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 The Severn Bore

I was introduced to the Severn Bore by Frank King, who described it as an example of a non-linear delay line. In fact any river is a non-linear delay line, because waves in deeper water travel faster than waves in shallow water, so the top of a wave travels a bit faster than the bottom. To observe the effect, you need a wave that is relatively high compared to the depth. Then the top of the wave overtakes the base, making the front face into a wall. That is what happens when waves run up a beach. The depth gets shallow, the top overtakes the bottom and crashes over. If the depth doesn't change much, which it doesn't in a river, then the wave can continue with a wall-like face for a long way.

You don't normally get big enough waves (compared to the depth) on a river to start the process off. That's where the Severn is special (along with a few other rivers round the world), because its estuary and the Bristol Channel, form a huge funnel. As the tide comes in, the funnel effect makes the water rise a huge distance, and it rises fast enough to form a wave that then grows as its top tries to catch up with its bottom, and sets off up the river. It travels for many miles, and takes over an hour and a half to get from Newnham to Over Bridge in Gloucester, where it meets a weir. If you are quick, you can see it at more than on place, since it travels at about 10 miles per hour along the line of the river.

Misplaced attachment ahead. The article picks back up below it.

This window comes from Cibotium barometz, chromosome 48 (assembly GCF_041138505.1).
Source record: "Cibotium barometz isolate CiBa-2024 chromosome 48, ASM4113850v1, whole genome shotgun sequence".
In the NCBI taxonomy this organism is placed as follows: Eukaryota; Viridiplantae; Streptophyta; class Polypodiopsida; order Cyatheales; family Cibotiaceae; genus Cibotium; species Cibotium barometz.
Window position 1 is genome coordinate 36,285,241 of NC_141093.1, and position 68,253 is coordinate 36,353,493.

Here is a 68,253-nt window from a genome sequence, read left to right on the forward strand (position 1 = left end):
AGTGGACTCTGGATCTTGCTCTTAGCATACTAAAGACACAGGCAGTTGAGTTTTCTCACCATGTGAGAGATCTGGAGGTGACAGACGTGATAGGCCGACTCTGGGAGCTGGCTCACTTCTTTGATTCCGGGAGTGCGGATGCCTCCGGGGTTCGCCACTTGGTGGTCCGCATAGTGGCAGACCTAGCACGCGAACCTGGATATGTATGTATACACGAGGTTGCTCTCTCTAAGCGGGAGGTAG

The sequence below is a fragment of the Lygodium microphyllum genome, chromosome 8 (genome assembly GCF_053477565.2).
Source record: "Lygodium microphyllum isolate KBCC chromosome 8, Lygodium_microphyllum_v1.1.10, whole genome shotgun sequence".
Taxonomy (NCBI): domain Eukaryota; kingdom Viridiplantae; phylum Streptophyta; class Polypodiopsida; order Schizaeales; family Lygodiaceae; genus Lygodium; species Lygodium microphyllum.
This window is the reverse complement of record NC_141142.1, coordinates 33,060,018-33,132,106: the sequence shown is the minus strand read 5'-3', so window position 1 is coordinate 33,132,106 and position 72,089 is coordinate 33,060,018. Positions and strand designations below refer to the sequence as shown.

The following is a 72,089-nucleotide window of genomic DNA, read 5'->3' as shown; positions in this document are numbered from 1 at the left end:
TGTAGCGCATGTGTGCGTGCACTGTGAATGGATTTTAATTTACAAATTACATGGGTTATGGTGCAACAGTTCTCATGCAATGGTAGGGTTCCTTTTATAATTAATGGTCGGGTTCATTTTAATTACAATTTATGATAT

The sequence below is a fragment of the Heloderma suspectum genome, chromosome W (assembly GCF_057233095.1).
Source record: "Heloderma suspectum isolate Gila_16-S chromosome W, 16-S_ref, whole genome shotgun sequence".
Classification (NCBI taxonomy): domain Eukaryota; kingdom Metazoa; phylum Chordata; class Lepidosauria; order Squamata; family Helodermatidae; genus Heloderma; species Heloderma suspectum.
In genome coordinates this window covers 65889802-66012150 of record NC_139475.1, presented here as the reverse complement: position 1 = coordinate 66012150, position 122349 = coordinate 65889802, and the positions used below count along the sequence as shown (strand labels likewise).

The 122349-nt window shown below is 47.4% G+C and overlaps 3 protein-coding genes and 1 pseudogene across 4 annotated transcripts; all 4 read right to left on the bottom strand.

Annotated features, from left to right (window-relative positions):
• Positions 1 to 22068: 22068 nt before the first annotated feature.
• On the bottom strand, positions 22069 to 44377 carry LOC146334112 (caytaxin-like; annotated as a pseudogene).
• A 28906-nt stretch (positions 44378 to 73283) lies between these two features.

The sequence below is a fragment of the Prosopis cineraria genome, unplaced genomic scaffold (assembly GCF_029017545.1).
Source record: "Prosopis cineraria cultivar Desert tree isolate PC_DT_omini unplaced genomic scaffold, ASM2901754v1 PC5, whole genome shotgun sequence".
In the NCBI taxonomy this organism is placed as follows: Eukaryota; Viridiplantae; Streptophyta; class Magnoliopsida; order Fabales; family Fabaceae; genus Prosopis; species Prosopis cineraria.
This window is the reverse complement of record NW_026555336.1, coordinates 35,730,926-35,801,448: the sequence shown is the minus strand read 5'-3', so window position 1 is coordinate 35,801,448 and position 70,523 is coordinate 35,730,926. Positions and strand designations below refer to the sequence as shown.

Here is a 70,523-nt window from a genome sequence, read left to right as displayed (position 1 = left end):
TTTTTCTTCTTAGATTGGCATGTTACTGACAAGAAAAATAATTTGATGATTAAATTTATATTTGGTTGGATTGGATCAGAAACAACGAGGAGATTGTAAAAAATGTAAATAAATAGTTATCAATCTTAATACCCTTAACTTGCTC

The height of the bore depends on the height of the tide, which varies with the time of year (the biggest are in spring and autumn), the phase of the moon, the prevailing wind and atmospheric pressure. There are two bores a day, one bigger than the other. The height of the bore is also affected by the amount of water already in the river.

There is a timetable, pictures and more information on the Severn Bore website. 

The pictures here were taken on two different occasions. The first four were in September 1971 at Lower Rea. The second four were in 1974, first at Epney, lower down the river, and then at Lower Rea. On both occasions, the Bore was not particularly high.

If a barrage is built across the Severn estuary to harness the huge tidal power that drives the bore, then the bore will be no more. That might be a price we have to pay to reduce our carbon dependency, but it would be yet another bit of the natural world that mankind had killed off, quite apart from the effect it could have on the wildlife that relies on the special conditions in the Severn estuary. In fact there is not just one scheme to build a barrage, but several. Some produce more power, and some produce power that is more continuous. For more information, see the article by Renewable Energy UK . (If that page moves, try the home page .)


See all pictures together  , or click on each to enlarge.

The Bore rounding a bend
Still water ahead of the Bore
Surfer riding the Bore
Turbulent water (and surfer) behind the Bore
The embryo Bore
Close up on the waves
Surfers waiting for the Bore
Surfers riding the Bore

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